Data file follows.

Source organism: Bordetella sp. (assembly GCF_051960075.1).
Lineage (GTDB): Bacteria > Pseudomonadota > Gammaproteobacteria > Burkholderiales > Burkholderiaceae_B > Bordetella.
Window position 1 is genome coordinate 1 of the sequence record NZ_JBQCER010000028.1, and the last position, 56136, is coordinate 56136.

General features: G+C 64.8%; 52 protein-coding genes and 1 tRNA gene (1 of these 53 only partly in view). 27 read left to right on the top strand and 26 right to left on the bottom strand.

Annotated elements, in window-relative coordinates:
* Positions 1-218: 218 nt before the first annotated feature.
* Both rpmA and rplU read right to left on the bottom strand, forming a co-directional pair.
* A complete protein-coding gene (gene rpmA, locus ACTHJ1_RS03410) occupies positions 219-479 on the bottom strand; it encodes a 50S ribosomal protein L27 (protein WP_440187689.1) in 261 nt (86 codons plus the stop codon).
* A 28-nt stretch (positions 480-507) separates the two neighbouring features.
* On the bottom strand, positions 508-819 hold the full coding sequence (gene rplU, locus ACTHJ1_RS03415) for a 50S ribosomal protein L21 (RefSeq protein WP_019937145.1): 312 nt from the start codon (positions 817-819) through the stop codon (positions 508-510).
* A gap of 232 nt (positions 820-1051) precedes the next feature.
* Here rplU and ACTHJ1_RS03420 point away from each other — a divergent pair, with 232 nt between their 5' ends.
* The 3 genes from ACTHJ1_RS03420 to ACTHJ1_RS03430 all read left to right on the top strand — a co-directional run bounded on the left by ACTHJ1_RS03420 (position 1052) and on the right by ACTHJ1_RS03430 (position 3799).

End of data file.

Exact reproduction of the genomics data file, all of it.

Source organism: Bordetella sp. (assembly GCF_051960075.1).
Lineage (GTDB): Bacteria > Pseudomonadota > Gammaproteobacteria > Burkholderiales > Burkholderiaceae_B > Bordetella.
Window position 1 is genome coordinate 1 of the sequence record NZ_JBQCER010000028.1, and the last position, 56136, is coordinate 56136.

General features: G+C 64.8%; 52 protein-coding genes and 1 tRNA gene (1 of these 53 only partly in view). 27 read left to right on the top strand and 26 right to left on the bottom strand.

Annotated elements, in window-relative coordinates:
* Positions 1-218: 218 nt before the first annotated feature.
* Both rpmA and rplU read right to left on the bottom strand, forming a co-directional pair.
* A complete protein-coding gene (gene rpmA, locus ACTHJ1_RS03410) occupies positions 219-479 on the bottom strand; it encodes a 50S ribosomal protein L27 (protein WP_440187689.1) in 261 nt (86 codons plus the stop codon).
* A 28-nt stretch (positions 480-507) separates the two neighbouring features.
* On the bottom strand, positions 508-819 hold the full coding sequence (gene rplU, locus ACTHJ1_RS03415) for a 50S ribosomal protein L21 (RefSeq protein WP_019937145.1): 312 nt from the start codon (positions 817-819) through the stop codon (positions 508-510).
* A gap of 232 nt (positions 820-1051) precedes the next feature.
* Here rplU and ACTHJ1_RS03420 point away from each other — a divergent pair, with 232 nt between their 5' ends.
* The 3 genes from ACTHJ1_RS03420 to ACTHJ1_RS03430 all read left to right on the top strand — a co-directional run bounded on the left by ACTHJ1_RS03420 (position 1052) and on the right by ACTHJ1_RS03430 (position 3799).